TED Prize winner Sugata Mitra is reframing the way we think about learning
A couple of months ago, I stumbled across the work of Dr. Sugata Mitra, who has, for years, been conducting very interesting learning experiments in India. Perhaps you’ve heard his story of the “hole-in-the-wall computer,” which got some attention about a decade ago. Dr. Mitra wanted to see what would happen if he installed an Internet-connected computer at kid’s-eye level in a wall that faced out onto the street of a New Delhi slum. He encouraged young, uneducated children in the neighborhood to play with the computer, but didn’t teach them how to use it. Before long they’d taught themselves (and their friends) how to surf the Web, play games, and even, eventually, solve complex problems that Dr. Mitra served up to them.
I tracked down Dr. Mitra at a university in England, and wrote to him to see if he wanted to be in my book—I’m very interested in research that shows kids learn best when they are asking their own questions (How does this work? What does this mean?) instead of answering someone else’s questions. I didn’t hear anything for a while. Then recently, Dr. Mitra wrote back and referred me to a colleague of his, apologetically explaining that he was simply too busy to do an interview. I soon learned why: Last month Dr. Mitra was awarded the TED Prize, a $1 million prize given annually to an exceptional individual and his “one bold wish for the world.” The short version of Dr. Mitra’s wish: “Help me build a school in the cloud, where children can explore and learn from one another.”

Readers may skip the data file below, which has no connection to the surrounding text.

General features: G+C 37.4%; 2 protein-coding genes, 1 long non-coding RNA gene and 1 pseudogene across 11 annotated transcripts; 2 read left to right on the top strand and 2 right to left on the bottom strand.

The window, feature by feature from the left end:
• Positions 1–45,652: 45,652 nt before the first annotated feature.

This means that with the backing of the TED community’s resources and volunteer participation by those who want to get involved in his newest experiment, Dr. Mitra is now attempting to build places where children can explore and learn on their own—and teach one another—using resources from the worldwide cloud.
To find out more, check out Dr. Mitra’s funny and inspiring 2013 TED speech here: http://www.ted.com/talks/sugata_mitra_build_a_school_in_the_cloud.html
His speech, which declares “we need a curriculum of big questions,” is full of beautiful questions, including:
“Is knowing obsolete?”
Dr. Mitra says that particular question was framed for him by Nicolas Negroponte, former head of MIT Media Lab. It’s an idea that is central to my Beautiful Question book: That in a world where everything is in flux, static knowledge begins lose value. We must constantly update, change, replace, or adapt whatever knowledge we have. That means we must keep learning—and keep questioning everything.